Academic journal article Journal of Business and Entrepreneurship

Belle Meade Plantation: Social Entrepreneurship and Sustainability at the First Non-Profit Winery in the U.S

Academic journal article Journal of Business and Entrepreneurship

Belle Meade Plantation: Social Entrepreneurship and Sustainability at the First Non-Profit Winery in the U.S

Article excerpt


"Ifyou 're in the wine business and you 're not making money today, it's not the industry's fault. Check your business model. " Adam Beak, Managing Director Bank of the West's North Coast Agricultural Banking Center (Huyghe, 2014)

Belle Meade Plantation was founded in 1807, by John Harding. The Belle Meade Mansion was built in 1853, by Harding's son and Confederate Army General William Giles Harding. By the time of the U.S. Civil War, the Plantation had become famous as a 5,400 acre stud farm that was producing some of the best racehorses in the South.

Over the last century-plus, Belle Meade's breeding lineage boasted some of the best-known thoroughbred horses in U.S. history, including Secretariat and many others such as 2014 Kentucky Derby winner California Chrome. And through it all, the Greek revival-styled Mansion was the centerpiece of the affluent Belle Meade region of Nashville, with the historic homestead surrounded by 30 acres of manicured lawns and shade trees. A long driveway led uphill to the mansion fronted by six columns and a wide veranda. Inside, the restored building was furnished with 19th-century antiques that hint at the elegance and wealth that the Southern gentility enjoyed in the late 1800s.

As of 2004, Alton Kelley, former restaurateur and hospitality executive, and current president of Belle Meade Plantation, and his wife, Sheree, winery manager, were both facing the monumental task of securing adequate, long-term funding for the historic non-profit. For the fifth consecutive year, donations from corporations and individuals had declined to the lowest levels in memory, and the couple believed they had little choice but to look for solutions that were well outside of the proverbial box. Clearly the organization and its board of directors could no longer rely solely on corporate donations for the ongoing operations of the Belle Meade Plantation. So, after evaluating and discarding a variety of other alternatives, the Kelleys set about pursuing an ambitious plan to build and operate a nonprofit winery on this historic site to help sustain current and future long term financing needs. The idea was bold, given that there were no other known nonprofit wineries in the U.S. However, they believed that if they could successfully navigate through the numerous legal and market-based challenges, this was an initiative that could provide the necessary funding required for supporting the property's ongoing operations.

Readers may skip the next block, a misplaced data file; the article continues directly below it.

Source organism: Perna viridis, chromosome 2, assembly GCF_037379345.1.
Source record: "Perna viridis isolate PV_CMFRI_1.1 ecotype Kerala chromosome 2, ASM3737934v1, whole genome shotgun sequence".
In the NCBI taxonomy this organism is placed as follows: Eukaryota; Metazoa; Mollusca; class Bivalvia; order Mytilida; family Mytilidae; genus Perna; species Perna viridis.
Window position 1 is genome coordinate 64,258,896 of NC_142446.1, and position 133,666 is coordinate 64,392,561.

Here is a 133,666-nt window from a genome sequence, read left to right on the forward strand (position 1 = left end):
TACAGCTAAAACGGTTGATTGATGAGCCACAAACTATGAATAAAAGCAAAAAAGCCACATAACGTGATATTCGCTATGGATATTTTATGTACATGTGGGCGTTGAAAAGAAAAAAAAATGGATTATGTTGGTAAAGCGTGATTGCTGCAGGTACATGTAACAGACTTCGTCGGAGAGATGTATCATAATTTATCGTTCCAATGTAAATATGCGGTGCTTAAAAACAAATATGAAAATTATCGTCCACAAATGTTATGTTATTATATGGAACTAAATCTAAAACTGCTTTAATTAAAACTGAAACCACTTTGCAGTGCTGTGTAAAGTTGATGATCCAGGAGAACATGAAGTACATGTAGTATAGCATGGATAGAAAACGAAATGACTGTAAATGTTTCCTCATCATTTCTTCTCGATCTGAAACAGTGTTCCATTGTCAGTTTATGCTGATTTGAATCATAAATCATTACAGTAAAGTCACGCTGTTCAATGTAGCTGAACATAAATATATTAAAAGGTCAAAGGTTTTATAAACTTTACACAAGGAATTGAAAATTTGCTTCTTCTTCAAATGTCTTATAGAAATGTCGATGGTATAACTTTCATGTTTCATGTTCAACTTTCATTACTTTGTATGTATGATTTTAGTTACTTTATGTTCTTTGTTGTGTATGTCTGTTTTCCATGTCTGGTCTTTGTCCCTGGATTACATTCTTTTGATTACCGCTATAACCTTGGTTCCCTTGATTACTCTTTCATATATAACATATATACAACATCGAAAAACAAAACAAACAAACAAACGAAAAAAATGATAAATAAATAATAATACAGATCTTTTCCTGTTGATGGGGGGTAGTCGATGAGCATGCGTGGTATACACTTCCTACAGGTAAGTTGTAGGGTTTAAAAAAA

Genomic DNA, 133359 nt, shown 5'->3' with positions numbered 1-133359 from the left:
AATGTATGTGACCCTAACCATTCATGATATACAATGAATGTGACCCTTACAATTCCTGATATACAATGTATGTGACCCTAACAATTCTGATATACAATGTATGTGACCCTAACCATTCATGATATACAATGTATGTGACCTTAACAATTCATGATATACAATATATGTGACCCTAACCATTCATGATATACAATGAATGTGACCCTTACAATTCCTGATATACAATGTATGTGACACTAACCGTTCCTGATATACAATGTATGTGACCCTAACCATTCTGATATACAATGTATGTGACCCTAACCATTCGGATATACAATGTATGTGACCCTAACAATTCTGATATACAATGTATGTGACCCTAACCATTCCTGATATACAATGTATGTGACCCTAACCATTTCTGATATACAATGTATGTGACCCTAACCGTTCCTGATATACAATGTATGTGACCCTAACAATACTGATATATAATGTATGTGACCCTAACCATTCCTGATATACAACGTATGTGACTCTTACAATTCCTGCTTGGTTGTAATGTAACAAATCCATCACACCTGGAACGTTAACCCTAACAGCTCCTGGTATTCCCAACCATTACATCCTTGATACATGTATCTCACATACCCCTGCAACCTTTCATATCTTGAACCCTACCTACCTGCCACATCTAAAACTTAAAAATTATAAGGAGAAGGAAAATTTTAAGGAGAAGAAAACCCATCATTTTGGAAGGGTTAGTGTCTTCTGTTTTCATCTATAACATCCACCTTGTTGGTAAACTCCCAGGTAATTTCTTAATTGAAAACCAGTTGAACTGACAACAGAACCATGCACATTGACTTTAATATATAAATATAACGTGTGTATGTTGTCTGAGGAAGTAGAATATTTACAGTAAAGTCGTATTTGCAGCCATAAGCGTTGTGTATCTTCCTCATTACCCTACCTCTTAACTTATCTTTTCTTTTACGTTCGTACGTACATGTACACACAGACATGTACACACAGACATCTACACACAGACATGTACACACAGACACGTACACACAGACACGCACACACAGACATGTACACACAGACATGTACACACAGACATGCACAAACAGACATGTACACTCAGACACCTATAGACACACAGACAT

At the time, the existing sources of funding for the operations of Belle Meade Plantation were (in descending revenue order): (1) ticket sales from visiting tourists, (2) hosting special events, (3) corporate and private donations, and (4) sales of items from the gift shop, including a line of private-labeled products, such as cheese, country ham, grits, and a variety of souvenirs.

Paid staff offered Plantation tours to the general public, and costumed guides followed a theme (for example, holidays, aspects of plantation life, etc.) that changed every three months with the seasons. These themed tours provided fascinating glimpses into the lives of the people who once lived at Belle Meade. The grounds also included a large carriage house and set of stables that date back to 1890, and that now housed a large collection of antique carriages. During the tour, visitors w7ere also given a glimpse inside a variety of other historic facilities on the property, including a log cabin, a smokehouse, and a creamery. Belle Meade's park-like grounds made it a popular site for festivals throughout the year.

In late 2009, The Harding House Restaurant opened on the grounds, immediately adjacent to the mansion, replacing the popular "Martha's at the Plantation" restaurant. The restaurant is an independent operation and pays rent to Belle Meade Plantation, with all profits remaining in the restaurant. The rental agreement between the restaurant and Belle Meade Plantation is for a three-year period, and the current operators are in the final year of that lease. …

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